atticus protest

This story has been updated to reflect the version in print on Aug. 31.

A workers’ rights protest conducted by Unidad Latina en Acción was halted Saturday evening after ULA organizer John Lugo was arrested by the New Haven Police Department.

The protest, held outside of Atticus Bookstore and Cafe, was in response to claims that former employee Basilio Santiago was unfairly dismissed without sufficient compensation last November. Lugo was arrested less than an hour into the protest by four NHPD officers. The officers on scene said Lugo’s arrest was unrelated to his behavior at Saturday’s protest. Instead, they said NHPD had an outstanding warrant for Lugo, but declined to comment further on why the warrant was issued. Lugo spent a night in jail before ULA raised $5,000 for his bail.

Lugo said a warrant went out for his arrest after he did not appear at a court hearing for charges of civil disobedience following a July protest in Hartford. The protest, which took place outside Hartford’s U.S. Immigration and Customs Enforcement, was in response to a recent wave of deportations. Lugo said he missed the court date because his mother in Colombia was unwell and he had to visit her. He added that he went to the clerk’s office in Hartford upon his return to explain his absence and was told he must turn himself in, which he plans to do.

“I don’t have charges for assaulting another person or dealing drugs. The only reason I have this charge is because I have been fighting for the rights of the workers,” Lugo said.

The Hartford community clerk’s office confirmed the details of the warrant but could not confirm if Lugo visited the office to explain himself because of the high volume of visitors the office has each day.

NHPD spokesman David Hartman declined to comment on the incident.

Lugo was handcuffed and forced to the ground by officers. New Haven resident and active ULA member Edger Sandoval said the sight of the arrest was aggressive and upsetting for the many children who were on the scene.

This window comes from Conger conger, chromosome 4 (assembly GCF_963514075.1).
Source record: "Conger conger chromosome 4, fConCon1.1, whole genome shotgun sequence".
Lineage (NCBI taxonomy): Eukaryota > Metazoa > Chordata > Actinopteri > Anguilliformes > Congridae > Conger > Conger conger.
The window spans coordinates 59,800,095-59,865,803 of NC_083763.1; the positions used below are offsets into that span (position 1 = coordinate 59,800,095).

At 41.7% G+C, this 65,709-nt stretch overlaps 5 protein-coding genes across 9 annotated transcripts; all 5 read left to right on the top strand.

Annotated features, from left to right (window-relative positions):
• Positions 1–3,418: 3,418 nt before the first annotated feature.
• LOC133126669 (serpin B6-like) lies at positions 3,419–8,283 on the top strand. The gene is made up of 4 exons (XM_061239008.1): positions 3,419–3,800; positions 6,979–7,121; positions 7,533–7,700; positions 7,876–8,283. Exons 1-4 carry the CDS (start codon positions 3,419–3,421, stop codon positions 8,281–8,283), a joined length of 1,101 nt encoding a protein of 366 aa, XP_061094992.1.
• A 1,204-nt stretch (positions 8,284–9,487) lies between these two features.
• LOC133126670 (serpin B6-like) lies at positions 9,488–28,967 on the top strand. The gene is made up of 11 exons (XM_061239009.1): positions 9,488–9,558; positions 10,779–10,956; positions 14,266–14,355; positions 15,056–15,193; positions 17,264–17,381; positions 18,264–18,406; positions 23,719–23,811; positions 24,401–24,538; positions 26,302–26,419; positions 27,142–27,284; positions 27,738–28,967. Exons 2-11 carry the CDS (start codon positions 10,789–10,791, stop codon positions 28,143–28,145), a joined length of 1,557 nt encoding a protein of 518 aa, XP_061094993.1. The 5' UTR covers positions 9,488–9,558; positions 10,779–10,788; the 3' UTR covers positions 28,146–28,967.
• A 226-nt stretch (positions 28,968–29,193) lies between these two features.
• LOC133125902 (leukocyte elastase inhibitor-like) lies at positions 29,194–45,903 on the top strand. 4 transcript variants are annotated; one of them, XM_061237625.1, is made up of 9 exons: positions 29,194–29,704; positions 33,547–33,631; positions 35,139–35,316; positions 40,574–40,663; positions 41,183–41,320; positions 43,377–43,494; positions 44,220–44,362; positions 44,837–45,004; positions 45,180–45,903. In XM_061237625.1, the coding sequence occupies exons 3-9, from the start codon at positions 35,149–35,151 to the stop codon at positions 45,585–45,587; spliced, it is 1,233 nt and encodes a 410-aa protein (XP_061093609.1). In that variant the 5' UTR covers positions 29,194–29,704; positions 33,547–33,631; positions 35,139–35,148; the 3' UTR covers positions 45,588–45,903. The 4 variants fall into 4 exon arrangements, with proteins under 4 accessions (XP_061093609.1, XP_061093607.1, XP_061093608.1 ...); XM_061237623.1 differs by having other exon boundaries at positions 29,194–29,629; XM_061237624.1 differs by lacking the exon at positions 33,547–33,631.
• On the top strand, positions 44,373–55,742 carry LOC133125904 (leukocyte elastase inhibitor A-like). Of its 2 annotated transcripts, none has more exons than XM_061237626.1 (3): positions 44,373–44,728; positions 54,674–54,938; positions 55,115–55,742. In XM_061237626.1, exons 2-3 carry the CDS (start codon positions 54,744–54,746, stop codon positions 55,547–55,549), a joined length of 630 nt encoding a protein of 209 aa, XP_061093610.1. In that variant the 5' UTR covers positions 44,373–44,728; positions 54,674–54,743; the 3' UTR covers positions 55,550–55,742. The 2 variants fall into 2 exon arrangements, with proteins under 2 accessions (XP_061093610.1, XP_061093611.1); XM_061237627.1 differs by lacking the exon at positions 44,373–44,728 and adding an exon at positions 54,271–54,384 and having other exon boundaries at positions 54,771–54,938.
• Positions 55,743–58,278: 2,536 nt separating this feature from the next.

“It’s traumatic to see how the police acted. I understand that if it’s a dangerous criminal maybe they have to take certain actions, but we were peacefully protesting,” Sandoval said. “These children are going to see the police as aggressors; no one asked us how they were affected.”

Following Saturday’s arrest, NHPD officers threatened to confiscate the phones and cameras of bystanders who recorded Lugo being taken into police custody. The officers said those devices would be used as evidence of Lugo resisting arrest.

Sandoval said he often feels like the police take the side of business owners during wage theft disputes. Sandoval, who said he has twice been a victim of wage theft, testified before the Connecticut Legislation last year in favor of a double damage law which would allow victims of wage theft to claim twice what they are owed. He said ULA has been working with Connecticut Sen. Richard Blumenthal LAW ‘73 to ensure the state and nation enforce labor and wage laws.

Megan Fountain ’07, who has volunteered with ULA since graduating Yale College, said she wants to see the police enforce labor laws more stringently.

“We have laws and yet every year, employers are stealing millions of dollars from workers,” she said. “We don’t necessarily need new laws, we need the state to enforce the law. The police could arrest owners for larceny.”

Lugo attended court on Monday and Tuesday. His next court hearing is on Sept. 17.